With the stroke of a pen, Jimmie Johnson jumped six spots to 11th in the Sprint Cup Series standings.
The majority of the penalties his team faced for unapproved modifications at the Daytona 500 were reduced by NASCAR’s Chief Appellate Officer on Tuesday.
John Middlebrook, who retired after 49 years as the vice president from General Motors, also dropped the six-week suspensions for crew chief Chad Knaus and car chief Ron Malec and rescinded Johnson’s 25-point penalty. The team’s $100,000 fine was upheld, however.
Middlebrook didn’t offer any explanation as to why he reversed the decision.
Johnson is 36 points behind series leader Greg Biffle.
Hendrick Motorsports lost its appeal last week of sanctions placed against them after NASCAR found altered C-posts – the area on the side of the car beside the door window and between the trunk and the roof – before qualifying at Daytona International Speedway. The sanctioning body said the side of the car was pushed out, presumably to deflect air from the rear spoiler to reduce drag.
Car owner Rick Hendrick, Knaus and Malec argued in their final appeal Tuesday the same car was used in all four races at Daytona and Talladega Superspeedway. They also said other teams were allowed to repair C-posts during the inspection process.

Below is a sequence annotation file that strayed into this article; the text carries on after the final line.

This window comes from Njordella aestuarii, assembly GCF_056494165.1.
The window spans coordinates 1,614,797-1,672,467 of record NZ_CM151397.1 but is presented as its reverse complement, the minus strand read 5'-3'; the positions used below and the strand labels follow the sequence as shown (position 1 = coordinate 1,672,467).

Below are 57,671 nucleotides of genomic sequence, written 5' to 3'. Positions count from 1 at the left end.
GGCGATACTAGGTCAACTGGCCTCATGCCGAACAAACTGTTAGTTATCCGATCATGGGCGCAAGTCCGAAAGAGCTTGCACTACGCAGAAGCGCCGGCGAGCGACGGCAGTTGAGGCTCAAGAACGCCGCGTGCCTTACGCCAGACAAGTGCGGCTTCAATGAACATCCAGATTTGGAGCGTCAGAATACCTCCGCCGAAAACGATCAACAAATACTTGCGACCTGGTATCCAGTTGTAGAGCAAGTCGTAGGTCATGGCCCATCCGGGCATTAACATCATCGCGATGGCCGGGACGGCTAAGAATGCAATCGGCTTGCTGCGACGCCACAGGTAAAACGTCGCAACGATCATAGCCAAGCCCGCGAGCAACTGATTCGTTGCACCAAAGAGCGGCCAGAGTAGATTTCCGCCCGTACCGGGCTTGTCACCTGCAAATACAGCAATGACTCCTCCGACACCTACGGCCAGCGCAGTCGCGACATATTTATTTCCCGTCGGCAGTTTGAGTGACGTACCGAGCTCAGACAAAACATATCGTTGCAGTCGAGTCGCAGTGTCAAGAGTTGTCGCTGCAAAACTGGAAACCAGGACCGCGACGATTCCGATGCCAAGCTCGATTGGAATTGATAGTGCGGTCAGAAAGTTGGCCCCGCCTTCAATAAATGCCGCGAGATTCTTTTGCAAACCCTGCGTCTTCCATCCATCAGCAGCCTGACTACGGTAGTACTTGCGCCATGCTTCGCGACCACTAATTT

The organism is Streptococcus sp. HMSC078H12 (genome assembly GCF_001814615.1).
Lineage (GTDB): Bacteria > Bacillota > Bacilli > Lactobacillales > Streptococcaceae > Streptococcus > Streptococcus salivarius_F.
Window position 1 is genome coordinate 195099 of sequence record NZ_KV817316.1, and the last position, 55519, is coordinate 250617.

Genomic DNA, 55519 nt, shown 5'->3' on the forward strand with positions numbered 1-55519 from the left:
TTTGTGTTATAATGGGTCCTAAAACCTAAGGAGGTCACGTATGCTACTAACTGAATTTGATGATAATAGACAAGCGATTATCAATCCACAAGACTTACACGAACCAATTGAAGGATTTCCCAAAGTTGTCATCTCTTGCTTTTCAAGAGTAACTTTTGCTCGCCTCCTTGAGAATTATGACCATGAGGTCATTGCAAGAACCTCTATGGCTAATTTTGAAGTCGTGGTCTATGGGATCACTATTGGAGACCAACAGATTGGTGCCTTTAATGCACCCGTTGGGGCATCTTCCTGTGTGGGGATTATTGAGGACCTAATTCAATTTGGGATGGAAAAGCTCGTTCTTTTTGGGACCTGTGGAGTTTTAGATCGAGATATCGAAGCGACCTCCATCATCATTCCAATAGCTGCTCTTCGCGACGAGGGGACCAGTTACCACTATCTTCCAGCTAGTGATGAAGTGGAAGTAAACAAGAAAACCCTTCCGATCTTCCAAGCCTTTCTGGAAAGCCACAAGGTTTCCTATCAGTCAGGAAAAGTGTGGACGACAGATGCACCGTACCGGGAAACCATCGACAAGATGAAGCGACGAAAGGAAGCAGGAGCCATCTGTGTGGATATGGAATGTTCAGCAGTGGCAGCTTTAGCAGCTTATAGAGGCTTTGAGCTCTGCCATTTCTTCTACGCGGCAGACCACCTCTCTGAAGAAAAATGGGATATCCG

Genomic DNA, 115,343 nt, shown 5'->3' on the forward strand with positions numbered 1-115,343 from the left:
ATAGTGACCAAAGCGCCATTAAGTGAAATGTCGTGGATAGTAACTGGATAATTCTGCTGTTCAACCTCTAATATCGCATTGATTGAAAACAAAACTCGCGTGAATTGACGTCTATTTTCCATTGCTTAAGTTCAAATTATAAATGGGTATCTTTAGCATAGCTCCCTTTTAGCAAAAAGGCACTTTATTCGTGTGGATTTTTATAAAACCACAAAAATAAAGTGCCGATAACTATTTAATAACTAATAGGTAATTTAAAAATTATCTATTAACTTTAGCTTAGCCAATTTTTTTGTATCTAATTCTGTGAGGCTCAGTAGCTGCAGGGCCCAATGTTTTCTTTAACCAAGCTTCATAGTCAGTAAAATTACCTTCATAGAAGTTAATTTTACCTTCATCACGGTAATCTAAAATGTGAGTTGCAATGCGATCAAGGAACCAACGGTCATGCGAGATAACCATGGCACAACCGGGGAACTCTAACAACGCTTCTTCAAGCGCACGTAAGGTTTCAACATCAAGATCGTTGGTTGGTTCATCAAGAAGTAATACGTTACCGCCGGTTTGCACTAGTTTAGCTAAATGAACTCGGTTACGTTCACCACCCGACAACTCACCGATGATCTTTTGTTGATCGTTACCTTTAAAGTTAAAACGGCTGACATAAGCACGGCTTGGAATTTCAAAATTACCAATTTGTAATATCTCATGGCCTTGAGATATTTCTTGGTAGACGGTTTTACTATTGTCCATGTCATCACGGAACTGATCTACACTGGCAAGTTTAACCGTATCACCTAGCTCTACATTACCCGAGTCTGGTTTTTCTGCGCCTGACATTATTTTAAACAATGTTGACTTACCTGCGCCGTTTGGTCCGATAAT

Last year at Talladega, Knaus was seen on an in-car camera telling Johnson to “crack” the back end of the same car if he won.
There have been 14 cases sent to the Chief Appellate Office for a final appeal since 1999. Only one penalty has been completely overturned. Tuesday’s ruling was the fifth time a sanction has been reduced.
Although Knaus will be allowed to accompany the team for Sunday’s race in California, he still wasn’t happy about paying a fine.
“But it’s not about vindication,” he told reporters after the hearing. “It’s over with. It’s time to move on.”